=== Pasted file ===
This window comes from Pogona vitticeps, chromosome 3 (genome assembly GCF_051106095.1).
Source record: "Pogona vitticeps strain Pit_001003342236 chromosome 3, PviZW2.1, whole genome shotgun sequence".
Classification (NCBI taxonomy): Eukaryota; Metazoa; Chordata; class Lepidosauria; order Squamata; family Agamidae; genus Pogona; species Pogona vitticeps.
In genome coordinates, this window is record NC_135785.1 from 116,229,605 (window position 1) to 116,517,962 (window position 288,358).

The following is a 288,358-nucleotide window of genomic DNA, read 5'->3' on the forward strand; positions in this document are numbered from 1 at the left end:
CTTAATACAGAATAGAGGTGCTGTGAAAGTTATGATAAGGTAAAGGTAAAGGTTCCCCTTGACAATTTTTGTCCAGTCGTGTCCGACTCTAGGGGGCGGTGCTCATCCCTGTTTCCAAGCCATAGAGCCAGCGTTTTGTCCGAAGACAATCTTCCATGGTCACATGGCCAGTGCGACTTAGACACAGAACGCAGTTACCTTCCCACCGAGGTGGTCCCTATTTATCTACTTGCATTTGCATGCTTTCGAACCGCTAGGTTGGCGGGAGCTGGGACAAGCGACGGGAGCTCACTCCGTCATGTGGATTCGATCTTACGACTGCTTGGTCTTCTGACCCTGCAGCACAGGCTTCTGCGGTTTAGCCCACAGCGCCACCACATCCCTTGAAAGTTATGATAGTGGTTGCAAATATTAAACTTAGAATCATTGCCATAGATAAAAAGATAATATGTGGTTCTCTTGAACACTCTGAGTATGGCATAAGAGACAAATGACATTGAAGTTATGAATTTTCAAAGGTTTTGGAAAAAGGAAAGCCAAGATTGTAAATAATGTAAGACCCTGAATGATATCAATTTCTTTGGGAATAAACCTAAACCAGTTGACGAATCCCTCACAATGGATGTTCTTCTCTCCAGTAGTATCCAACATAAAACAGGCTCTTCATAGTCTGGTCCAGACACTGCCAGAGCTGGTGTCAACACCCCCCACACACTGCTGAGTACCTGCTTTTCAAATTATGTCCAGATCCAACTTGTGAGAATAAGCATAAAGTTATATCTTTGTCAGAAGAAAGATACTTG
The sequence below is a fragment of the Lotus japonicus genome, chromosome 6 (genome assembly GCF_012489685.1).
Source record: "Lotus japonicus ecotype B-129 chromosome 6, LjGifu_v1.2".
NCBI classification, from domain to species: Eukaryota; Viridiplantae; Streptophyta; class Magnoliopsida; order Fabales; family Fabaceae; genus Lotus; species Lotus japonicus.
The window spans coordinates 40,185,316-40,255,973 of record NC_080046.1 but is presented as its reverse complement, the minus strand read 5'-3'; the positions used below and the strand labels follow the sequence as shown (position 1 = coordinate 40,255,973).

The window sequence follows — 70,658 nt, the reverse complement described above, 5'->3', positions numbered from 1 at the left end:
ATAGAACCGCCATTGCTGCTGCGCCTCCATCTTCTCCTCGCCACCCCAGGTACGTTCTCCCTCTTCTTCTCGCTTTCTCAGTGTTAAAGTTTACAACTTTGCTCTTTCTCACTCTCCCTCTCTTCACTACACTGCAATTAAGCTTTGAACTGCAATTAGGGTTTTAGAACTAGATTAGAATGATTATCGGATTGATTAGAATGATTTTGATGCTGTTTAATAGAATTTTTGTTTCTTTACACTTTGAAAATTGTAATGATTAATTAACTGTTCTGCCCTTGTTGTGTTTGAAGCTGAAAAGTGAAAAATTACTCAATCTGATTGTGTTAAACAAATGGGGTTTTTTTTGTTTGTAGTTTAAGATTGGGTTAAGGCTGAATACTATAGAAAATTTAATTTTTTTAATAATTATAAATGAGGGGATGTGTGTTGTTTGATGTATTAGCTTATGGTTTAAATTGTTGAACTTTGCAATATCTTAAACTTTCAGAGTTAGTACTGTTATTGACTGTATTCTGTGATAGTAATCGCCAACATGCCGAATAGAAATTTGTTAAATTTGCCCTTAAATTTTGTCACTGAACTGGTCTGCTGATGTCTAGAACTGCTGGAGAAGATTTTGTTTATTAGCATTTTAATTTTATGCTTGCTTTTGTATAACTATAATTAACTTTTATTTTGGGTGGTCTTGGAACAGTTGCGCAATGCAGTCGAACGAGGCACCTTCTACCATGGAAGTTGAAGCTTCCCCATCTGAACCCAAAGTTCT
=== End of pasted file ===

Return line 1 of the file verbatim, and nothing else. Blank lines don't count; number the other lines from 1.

This window comes from Pogona vitticeps, chromosome 3 (genome assembly GCF_051106095.1).